Fostering an attitude of gratitude

It’s that time of year again. Each year when late November starts rolling around, churchgoers everywhere can expect a sermon (or a series of sermons) on the same topic: giving thanks.

I have one coming up this weekend at my church, Highpoint Church.

Not only does Thanksgiving create an opportunity to enjoy large amounts of delicious food with friends and family, but the holiday also serves as a convenient reminder to pause and reflect. Thanksgiving makes a seasonally appropriate time for all of us to think about the ways that God has so generously blessed us.

God is the giver of good gifts

Scripture tells us that every good thing we have received is from God: “Every good and perfect gift is from above, coming down from the Father of the heavenly lights, who does not change like shifting shadows” (James 1:17).

There is not one thing we have in this life – no relationship, no material possession, no ministry opportunity or job – that does not come to us by direct means of God’s goodness.

Jesus himself knew this – just look at the story we read in all four gospel accounts where Jesus feeds a crowd of 5,000 people (Matthew 14:13-21; Mark 6:30-44; Luke 9:10-17; John 6:1-15).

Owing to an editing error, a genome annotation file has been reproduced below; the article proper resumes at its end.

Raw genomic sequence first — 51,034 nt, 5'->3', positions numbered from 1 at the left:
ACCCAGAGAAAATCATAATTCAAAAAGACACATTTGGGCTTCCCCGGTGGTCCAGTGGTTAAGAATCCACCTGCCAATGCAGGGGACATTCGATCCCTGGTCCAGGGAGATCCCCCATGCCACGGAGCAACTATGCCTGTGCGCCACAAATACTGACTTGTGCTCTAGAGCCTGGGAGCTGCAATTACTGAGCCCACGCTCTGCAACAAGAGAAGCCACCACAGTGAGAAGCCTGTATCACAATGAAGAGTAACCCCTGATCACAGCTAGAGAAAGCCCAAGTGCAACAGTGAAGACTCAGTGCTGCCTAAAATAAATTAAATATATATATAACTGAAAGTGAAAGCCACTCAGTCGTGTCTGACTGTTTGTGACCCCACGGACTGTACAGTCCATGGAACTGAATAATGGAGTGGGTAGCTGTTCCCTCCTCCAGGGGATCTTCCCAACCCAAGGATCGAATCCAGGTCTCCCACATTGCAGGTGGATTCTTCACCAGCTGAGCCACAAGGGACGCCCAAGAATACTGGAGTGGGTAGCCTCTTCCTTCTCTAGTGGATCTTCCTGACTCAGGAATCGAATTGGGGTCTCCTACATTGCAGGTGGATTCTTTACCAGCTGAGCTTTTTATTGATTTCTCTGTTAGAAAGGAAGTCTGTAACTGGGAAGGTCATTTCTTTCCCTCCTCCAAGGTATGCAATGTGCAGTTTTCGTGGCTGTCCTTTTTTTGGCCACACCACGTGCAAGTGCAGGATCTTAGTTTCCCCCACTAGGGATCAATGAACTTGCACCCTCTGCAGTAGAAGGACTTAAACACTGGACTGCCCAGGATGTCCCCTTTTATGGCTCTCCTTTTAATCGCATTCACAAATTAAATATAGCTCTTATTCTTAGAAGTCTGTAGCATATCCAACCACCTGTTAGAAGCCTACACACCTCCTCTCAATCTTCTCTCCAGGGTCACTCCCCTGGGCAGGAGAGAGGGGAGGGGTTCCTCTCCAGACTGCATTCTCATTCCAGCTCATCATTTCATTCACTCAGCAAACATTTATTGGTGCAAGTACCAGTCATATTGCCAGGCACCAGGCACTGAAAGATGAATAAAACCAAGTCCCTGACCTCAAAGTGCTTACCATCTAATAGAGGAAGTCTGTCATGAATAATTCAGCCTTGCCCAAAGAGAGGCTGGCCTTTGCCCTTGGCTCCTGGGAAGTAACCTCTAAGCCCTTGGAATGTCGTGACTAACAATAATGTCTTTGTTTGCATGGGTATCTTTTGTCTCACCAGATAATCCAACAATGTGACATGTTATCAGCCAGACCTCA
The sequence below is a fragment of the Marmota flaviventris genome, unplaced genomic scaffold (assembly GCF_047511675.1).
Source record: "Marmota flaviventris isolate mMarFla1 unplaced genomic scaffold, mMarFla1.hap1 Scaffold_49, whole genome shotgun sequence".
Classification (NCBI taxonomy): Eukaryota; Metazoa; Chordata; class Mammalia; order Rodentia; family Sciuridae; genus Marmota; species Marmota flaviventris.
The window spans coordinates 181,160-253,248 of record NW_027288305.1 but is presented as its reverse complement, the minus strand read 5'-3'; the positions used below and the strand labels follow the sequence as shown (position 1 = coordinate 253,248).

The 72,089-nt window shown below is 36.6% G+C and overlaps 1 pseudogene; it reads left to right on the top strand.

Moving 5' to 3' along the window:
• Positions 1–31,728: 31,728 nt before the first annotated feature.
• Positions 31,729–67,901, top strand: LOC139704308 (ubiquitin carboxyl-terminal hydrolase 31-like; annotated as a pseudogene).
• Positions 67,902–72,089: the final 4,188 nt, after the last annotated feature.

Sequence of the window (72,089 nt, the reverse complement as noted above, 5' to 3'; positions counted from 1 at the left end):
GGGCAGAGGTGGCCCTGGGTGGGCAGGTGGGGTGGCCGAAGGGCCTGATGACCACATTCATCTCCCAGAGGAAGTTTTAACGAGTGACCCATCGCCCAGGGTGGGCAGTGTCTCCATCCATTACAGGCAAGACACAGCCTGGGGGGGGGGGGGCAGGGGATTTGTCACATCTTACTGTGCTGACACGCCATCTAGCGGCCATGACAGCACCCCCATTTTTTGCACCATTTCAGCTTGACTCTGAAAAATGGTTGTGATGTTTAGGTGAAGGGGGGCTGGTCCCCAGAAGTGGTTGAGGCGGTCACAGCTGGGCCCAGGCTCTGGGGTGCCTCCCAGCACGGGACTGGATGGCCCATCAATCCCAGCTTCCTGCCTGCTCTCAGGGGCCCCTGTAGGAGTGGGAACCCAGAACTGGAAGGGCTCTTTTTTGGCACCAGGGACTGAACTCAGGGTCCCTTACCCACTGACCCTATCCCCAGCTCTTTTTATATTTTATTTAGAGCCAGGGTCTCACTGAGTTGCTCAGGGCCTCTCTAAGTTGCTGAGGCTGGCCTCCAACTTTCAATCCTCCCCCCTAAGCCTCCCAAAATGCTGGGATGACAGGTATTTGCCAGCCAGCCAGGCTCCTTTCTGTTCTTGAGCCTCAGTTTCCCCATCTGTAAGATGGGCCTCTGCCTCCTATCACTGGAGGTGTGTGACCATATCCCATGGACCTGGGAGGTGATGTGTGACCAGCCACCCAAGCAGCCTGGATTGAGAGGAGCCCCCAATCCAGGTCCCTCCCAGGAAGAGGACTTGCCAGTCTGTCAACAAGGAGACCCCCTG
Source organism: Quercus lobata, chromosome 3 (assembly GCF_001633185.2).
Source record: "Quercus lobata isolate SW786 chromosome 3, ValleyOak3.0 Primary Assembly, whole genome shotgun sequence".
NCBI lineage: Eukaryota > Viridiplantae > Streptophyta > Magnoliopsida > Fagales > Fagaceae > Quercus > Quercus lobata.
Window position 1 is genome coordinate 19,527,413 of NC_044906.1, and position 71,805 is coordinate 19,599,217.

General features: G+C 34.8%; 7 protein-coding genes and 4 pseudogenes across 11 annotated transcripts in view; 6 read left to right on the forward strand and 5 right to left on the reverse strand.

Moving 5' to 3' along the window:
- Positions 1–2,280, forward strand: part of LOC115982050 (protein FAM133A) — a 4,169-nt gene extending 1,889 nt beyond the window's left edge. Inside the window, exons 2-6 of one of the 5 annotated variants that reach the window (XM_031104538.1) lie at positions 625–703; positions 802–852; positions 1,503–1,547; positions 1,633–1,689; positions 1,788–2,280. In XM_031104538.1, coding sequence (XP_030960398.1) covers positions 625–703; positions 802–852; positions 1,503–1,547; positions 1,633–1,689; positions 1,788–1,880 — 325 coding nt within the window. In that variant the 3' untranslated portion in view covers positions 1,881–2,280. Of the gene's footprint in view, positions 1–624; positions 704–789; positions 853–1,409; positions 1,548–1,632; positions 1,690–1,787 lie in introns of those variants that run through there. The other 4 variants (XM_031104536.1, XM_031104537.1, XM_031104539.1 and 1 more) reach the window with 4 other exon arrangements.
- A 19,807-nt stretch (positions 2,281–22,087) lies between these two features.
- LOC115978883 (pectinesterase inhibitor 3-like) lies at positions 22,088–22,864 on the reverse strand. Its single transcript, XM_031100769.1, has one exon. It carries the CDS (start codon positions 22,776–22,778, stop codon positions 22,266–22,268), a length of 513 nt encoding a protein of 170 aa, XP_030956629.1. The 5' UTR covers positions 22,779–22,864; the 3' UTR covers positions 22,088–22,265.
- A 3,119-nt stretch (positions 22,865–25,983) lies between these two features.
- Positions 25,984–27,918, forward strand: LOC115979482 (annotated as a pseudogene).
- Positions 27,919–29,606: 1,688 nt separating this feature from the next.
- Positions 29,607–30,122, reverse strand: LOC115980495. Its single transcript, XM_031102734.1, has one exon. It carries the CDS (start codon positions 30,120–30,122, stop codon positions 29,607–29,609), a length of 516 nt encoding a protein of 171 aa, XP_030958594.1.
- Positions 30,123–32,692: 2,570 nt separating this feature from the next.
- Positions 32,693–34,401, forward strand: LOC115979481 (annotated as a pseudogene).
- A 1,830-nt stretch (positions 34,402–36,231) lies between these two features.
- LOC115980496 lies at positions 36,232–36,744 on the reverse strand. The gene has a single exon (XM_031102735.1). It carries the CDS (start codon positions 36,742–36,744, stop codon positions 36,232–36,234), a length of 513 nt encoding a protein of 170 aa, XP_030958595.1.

In many ways, Jesus feeding the 5,000 is the perfect Thanksgiving miracle. Some of you right now in this very moment are experiencing the anxiety that comes along with the burden of hosting Thanksgiving dinner in your own home. You’ve got grandparents, siblings, cousins, aunts, uncles, and in-laws all depending on you to fill their hungry bellies and satisfy their turkey cravings.

To say that can be stressful is an understatement. Chances are, you don’t have more than 50 people coming to your Thanksgiving dinner. Imagine what it would feel like to have 5,000 people depending on you for a meal!

Read the full story at Christianity Today.

Photo: Pixabay

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